Non-2013 Pop Culture I Discovered Last Year

AV Club recently asked their staff writers and regular readers an interesting question: What’s the Non-2013 pop culture you discovered this year? Well, that got me to thinking because 2013 was a pretty unique year for me in (re)discovering some great non-2013 pop cultural artifacts. I thought I’d take the time and share some of them with you.

I am Cuba (Yo Soy Cuba)

When Turner Classic Movies aired this classic piece of Soviet/Cuban agit-prop back in September, I was in awe. I’d read about how revolutionary this  film was, but I had no idea just how much, so watching it for the first time was a revelation. From the beautiful B&W cinematography to the narration, everything in this film is like a prose poem rich with imagery and music. Told in four separate stories, I Am Cuba takes place just before the Cuban Revolution, and, sparingly, though nonetheless sympathetically, tells the stories of four different people––a young kept woman living in Havana, a revolutionary student, a sugarcane farmer, and a man who joins the revolution after his family is killed. But the real star of the film, of course, is its cinematography. The scene in which a camera soars out of a window and over the city streets as it follows a funeral procession is nothing short of amazing. The dizzying camera movements bring you so fully and so completely into the film that the fourth wall breaks down and you are one with the sights, sounds, smells, and, most importantly, people of Cuba.

Forever Changes, by Love

I’d known for a while now about the 1960s rock band Love, headed by singer/songwriter Arthur Lee, a friend and contemporary of Jimi Hendrix’s, but 2013 was the year I discovered their seminal album Forever Changes. Released in 1968, Forever Changes is very much of its time––L.A. acid rock with off-beat, but deeply inspirational lyrics––yet it has a meditative allure that transcends time. I listened to this album almost non-stop over last summer, its songs, such as the majestic “You Set the Scene,” growing on me with each listen.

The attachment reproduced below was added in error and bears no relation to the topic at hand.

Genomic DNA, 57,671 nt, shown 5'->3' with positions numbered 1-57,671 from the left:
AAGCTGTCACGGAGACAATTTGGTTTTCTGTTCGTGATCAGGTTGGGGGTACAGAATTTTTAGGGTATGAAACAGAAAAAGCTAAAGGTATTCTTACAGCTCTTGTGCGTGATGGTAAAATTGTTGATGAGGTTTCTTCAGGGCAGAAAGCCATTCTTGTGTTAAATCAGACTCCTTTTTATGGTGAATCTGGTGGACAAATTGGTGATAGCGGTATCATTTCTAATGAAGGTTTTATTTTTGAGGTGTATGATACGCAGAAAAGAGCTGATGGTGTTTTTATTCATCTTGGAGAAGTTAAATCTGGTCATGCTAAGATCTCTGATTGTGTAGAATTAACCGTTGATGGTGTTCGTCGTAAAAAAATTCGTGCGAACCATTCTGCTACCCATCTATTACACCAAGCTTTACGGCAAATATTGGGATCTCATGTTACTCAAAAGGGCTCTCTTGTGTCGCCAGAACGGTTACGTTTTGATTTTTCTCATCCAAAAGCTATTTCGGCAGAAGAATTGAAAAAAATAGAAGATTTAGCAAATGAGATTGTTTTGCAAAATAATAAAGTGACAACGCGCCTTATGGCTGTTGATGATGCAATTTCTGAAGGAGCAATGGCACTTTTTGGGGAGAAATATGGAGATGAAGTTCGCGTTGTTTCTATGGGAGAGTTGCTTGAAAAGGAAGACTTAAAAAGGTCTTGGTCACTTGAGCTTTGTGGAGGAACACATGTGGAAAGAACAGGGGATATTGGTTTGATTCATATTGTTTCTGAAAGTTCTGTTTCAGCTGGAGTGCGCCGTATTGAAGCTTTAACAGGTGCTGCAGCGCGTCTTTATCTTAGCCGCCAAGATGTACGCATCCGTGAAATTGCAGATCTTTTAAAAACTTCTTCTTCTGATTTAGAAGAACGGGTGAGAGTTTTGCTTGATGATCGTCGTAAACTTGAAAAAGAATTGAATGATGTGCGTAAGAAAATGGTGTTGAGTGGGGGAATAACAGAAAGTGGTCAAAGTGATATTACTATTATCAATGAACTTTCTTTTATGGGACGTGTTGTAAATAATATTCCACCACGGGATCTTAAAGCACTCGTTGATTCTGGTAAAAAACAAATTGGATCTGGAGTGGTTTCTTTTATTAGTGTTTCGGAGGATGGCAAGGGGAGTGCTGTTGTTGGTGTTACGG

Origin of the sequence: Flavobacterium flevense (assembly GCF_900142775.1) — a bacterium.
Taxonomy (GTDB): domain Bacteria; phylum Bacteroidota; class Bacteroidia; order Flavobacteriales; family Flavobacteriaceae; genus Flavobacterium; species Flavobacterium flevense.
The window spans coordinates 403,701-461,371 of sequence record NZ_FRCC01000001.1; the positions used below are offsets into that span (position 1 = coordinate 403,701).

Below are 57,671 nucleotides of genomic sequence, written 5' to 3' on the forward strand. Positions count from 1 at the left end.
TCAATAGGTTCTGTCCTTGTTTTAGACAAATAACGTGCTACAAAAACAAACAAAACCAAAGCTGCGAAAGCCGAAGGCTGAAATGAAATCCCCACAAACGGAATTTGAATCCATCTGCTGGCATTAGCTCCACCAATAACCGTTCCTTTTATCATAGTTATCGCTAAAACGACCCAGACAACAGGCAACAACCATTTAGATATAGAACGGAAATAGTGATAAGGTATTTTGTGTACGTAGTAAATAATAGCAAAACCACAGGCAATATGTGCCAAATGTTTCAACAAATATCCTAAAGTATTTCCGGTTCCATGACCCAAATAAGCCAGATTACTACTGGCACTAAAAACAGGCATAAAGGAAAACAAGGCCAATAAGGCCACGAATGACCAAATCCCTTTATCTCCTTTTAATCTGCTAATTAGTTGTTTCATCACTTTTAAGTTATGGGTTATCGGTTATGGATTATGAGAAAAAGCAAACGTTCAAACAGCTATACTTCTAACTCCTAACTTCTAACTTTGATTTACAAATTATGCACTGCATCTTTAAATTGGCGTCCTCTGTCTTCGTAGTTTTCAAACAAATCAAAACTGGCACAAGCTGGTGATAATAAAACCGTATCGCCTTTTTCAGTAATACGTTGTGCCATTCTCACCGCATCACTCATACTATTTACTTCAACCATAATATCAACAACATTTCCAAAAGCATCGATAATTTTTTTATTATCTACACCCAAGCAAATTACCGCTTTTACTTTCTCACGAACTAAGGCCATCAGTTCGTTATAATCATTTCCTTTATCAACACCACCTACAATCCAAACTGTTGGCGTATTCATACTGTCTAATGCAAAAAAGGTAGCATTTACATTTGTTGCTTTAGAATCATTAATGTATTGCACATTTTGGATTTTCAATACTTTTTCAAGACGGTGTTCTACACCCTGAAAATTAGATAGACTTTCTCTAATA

Mr. Fox, by Helen Oyeyemi

2013 was the year I first heard of Helen Oyeyemi, even though her first novel was published in 2005. Born in Nigeria but raised in Britain, this young writer has quickly made a name for herself in the literary world with novels like White is for Witching, Icarus Girl, and Mr. Fox (2011). Her stories are both literary and fantastic, emotionally resonant yet whimsical. Mr. Fox, for instance, is about a writer, St. John Fox, his imaginary muse, Mary Foxe, and his wife, Daphne. The entire novel is a storytelling competition between Fox and his muse, Mary Foxe, as they deal with the control each has over the other. Oyeyemi’s prose is deceptively simple, belying the density of thought and care in each sentence, but creates a world that is unlike anything I’ve ever read before.

Twin Peaks 

I first saw David Lynch’s Twin Peaks during its original run in 1990, but it wasn’t until I re-watched the entire series on Netflix over the summer that I really came to appreciate it (I was honestly surprised by what I’d forgotten and what I might have missed out on the first go-round). While fans and critics alike mention its weirdness, its cinematic quality, both in cinematography and music, as well as the murder mystery at the heart of the series––Who Killed Laura Palmer?––what struck me during this re-watch was how honestly it portrayed grief. Few TV series or films examine how absurd the bereavement period can be: One moment you’re singing and tapping dancing as if you’re on top of the world and the next you’re in a blubbering heap of tears. As someone who’s lost her sister nearly ten years ago, I can relate. After the networks pushed Lynch and producer Mark Frost to solve Laura Palmer’s murder during its second season (they had originally intended for it to remain unsolved), the show lost its way and veered wildly into territory that was both wacky (and not in a good way) and ridiculous (one storyline involved industrialist Ben Horne having a nervous breakdown and thinking he’s Jefferson Davis during the Civil War). But the series’ finale, directed by Lynch, more than redeemed itself with one of the most bizarre and freaky episodes to ever appear on TV. Twin Peaks was definitely ahead of its time!

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